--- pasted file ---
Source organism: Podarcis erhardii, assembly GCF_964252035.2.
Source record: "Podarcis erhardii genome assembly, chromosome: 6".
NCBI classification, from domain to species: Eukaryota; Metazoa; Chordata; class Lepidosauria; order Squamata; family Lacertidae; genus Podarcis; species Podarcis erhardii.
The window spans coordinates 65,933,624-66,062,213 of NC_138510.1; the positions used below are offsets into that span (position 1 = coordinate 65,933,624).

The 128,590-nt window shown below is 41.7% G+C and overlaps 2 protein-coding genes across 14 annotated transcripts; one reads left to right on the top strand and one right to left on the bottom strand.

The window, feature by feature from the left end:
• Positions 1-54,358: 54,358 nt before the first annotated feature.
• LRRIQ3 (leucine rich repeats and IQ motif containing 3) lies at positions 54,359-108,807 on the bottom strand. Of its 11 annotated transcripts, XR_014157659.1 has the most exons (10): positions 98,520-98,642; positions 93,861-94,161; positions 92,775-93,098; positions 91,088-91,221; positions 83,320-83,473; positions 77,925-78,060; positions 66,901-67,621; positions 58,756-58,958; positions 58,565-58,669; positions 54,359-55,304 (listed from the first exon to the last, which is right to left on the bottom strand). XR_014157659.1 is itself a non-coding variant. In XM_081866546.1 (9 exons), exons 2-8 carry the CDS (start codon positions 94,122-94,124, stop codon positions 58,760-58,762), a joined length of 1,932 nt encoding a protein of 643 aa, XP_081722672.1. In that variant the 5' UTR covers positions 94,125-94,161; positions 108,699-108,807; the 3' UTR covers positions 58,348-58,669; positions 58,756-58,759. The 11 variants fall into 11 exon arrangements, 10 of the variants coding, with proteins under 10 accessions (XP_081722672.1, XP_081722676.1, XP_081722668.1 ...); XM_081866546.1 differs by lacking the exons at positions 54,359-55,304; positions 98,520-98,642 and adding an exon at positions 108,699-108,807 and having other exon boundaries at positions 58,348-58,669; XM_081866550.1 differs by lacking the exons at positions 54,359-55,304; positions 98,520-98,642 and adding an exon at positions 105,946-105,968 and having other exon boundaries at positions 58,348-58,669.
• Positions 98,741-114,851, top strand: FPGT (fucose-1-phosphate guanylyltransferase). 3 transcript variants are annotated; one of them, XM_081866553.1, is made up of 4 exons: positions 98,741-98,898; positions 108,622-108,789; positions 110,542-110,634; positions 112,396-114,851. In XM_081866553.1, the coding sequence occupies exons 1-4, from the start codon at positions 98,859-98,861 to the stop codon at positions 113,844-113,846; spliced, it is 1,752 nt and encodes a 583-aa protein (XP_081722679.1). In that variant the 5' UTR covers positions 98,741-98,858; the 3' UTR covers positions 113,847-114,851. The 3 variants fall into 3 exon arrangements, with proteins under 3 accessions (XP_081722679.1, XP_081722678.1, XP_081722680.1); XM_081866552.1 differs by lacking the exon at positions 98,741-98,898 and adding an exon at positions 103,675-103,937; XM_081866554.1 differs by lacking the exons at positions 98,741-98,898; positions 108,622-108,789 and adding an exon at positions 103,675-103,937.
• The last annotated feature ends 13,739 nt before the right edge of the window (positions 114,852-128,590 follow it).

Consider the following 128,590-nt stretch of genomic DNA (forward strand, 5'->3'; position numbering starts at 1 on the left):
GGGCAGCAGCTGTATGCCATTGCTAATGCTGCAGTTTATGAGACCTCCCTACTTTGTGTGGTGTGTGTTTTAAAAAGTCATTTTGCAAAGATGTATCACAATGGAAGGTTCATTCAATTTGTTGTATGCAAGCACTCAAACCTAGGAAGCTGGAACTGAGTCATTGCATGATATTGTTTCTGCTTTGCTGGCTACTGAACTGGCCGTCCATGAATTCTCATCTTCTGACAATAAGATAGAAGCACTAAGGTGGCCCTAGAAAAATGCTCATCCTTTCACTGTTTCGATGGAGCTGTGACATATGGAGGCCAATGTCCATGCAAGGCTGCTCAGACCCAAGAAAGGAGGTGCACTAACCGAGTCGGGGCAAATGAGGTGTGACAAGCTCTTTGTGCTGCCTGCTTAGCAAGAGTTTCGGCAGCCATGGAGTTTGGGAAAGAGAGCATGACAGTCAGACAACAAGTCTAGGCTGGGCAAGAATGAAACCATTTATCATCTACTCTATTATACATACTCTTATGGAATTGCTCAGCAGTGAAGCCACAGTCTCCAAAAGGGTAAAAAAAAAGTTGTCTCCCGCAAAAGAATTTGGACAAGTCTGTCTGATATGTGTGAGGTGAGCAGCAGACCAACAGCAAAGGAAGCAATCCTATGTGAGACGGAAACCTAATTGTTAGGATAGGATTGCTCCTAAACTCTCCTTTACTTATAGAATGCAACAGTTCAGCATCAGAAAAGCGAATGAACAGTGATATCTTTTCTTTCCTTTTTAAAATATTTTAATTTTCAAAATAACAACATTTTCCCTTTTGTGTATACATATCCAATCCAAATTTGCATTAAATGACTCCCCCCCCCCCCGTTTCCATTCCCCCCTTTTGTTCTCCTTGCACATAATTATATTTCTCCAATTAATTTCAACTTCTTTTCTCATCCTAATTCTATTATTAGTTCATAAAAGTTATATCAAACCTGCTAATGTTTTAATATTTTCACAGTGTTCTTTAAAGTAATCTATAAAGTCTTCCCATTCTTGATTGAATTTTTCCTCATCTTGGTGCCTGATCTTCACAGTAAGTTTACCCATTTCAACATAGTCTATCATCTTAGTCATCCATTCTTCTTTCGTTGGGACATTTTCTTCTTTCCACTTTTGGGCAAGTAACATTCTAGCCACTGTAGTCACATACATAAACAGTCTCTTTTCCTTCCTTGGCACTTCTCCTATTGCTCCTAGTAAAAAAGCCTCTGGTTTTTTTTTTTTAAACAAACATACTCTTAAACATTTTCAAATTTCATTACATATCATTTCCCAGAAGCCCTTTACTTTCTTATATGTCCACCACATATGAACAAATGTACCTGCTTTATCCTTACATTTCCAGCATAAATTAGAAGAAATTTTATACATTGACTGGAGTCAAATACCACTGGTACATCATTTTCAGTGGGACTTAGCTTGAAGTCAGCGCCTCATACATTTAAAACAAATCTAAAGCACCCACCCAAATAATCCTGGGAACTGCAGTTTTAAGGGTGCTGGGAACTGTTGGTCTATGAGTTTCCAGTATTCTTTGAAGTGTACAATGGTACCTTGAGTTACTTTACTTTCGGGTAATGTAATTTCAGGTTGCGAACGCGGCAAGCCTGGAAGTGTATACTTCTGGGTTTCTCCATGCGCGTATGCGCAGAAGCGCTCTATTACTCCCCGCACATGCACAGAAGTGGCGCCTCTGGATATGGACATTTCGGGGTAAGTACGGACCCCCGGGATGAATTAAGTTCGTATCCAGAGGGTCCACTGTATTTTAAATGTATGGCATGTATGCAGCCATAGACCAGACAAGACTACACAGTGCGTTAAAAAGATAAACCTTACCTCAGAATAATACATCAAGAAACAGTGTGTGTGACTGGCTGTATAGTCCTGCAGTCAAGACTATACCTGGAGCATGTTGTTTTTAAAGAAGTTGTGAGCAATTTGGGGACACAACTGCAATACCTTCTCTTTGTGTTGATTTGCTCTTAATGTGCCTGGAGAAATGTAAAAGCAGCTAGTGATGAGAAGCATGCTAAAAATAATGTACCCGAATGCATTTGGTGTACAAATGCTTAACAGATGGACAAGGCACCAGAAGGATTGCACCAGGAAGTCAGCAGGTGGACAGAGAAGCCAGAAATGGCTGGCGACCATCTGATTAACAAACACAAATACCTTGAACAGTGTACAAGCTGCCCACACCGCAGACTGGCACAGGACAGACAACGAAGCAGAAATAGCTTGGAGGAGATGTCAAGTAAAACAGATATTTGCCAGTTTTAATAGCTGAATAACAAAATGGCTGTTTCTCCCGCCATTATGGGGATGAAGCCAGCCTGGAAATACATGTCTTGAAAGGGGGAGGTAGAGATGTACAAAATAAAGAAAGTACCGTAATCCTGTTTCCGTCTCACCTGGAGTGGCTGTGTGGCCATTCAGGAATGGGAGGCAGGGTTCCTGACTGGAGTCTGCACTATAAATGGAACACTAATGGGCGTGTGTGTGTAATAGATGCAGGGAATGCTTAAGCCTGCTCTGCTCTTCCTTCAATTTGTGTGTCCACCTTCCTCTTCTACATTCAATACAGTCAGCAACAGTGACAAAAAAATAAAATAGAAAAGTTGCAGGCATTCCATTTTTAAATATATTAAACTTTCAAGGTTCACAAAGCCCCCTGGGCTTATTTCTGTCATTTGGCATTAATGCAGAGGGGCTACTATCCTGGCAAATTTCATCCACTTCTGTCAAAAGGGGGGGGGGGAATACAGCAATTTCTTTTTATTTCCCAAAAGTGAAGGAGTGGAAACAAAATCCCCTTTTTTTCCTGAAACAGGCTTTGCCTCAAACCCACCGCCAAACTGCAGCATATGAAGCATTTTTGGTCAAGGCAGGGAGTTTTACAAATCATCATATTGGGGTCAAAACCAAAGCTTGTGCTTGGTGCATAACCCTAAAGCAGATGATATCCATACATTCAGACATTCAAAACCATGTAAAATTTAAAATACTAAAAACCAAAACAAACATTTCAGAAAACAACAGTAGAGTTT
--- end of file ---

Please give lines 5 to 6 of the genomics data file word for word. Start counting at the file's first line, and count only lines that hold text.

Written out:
The 128,590-nt window shown below is 41.7% G+C and overlaps 2 protein-coding genes across 14 annotated transcripts; one reads left to right on the top strand and one right to left on the bottom strand.

The window, feature by feature from the left end: